Down The Book Cubbyhole

The Geeky Adventures of a Bookish Girl

Callan McCauliffe Dishes on The Hobbit

The Hobbit: An Unexpected Journey, directed by Peter Jackson who brought to life Middle Earth in The Lord of The Rings, is the first of a three-part film adaptation of the 1937 novel The Hobbit by J.R.R. Tolkien, which opened up in theaters on December 14, 2012.

I myself did not hesitate to spend on a movie ticket. I was totally exhilarated since four of my cousins plus my sister are going to watch with me. Sadly, the exhilaration turned to dejectedness as soon as they revealed that they couldn’t come due to church activities (it was a Sunday night) and the other one got too absorbed in her shopping trip, failing to check her phone for texts and missed calls and forgetting to keep track of time. (I know, I should’ve yanked her hair. lol) I ended up watching with only my sister, but who cares? At least I didn’t missed out on anything, but they did!

Oh, I’m actually getting too far-off from the Callan McCauliffe thingy here. (Sorry!) Anyways, not only is Callan a great, handsome, young actor but he also have a lot to say in different stuff. Read here what he has to say about The Hobbit:

Ahh The Hobbit. If you’ve not seen it already you should, I think.

A few more movies a year in which not much thinking is required, but one can still become engrossed in imaginative storytelling, would be a marvelous thing indeed. Not too many as to make us want for the movies we already have (and leave us in a reverse of the pickle we are in), but enough to balance it out a bit, so that there are a few less think-a-lots and think-a-nots, and a few more simple adventures, with interesting characters, and wonderful things to see, where the level of tinkering is somewhere in the middle.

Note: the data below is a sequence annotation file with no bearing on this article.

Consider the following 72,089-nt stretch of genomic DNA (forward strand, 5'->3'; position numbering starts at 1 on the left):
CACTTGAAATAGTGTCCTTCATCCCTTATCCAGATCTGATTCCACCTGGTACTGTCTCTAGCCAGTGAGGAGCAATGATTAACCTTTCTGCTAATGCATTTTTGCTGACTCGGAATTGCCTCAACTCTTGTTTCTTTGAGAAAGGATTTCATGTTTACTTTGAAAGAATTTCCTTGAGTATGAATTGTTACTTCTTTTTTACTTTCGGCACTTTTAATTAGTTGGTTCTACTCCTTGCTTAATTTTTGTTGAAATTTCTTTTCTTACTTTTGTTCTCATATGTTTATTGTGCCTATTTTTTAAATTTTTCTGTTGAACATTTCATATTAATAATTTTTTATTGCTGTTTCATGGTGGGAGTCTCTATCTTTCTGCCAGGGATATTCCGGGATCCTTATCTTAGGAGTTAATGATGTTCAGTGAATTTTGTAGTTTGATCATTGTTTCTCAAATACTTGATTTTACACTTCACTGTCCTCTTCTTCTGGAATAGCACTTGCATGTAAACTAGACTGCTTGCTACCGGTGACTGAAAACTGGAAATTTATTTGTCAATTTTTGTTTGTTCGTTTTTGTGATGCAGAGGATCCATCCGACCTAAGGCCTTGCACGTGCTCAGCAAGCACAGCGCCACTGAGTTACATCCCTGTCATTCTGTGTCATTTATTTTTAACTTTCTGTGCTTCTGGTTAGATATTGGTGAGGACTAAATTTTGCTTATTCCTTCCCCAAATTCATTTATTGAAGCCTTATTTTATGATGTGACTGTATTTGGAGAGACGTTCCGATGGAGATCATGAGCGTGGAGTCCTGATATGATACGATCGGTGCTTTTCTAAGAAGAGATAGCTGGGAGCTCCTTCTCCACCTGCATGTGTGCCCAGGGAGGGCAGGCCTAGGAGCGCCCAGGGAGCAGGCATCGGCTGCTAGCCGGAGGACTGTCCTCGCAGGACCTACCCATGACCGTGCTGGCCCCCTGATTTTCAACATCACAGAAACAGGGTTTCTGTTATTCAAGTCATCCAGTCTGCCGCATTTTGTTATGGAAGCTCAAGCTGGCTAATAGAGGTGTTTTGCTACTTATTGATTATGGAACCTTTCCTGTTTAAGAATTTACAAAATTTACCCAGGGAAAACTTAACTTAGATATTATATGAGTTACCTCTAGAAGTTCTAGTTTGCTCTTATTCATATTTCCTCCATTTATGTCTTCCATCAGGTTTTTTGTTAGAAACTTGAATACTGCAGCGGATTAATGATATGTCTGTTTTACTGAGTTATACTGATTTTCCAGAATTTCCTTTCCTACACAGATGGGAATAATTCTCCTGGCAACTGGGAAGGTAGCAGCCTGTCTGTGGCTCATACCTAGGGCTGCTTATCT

If you go into a film without a checklist of long adjectives, I think you’ll find that you’ll enjoy a great deal more of the movies, you see.
To pay such a meager amount to see the result of the massive cumulative effort that is most films, is a gift many overlook.
If you can be entertained by a movie, provided you’re not laughing at it’s expense—it is a good movie, or at least, it’s a good movie for you. If not, you may find that it’s not actually a bad film, but rather that it’s just not your type of film, and that you’re better off seeing something more suited to your personal tastes.

Too long, didn’t read:
The hobbit was great and we need more movies like it.


We shared the same thought after all. 🙂


Movie trailer:


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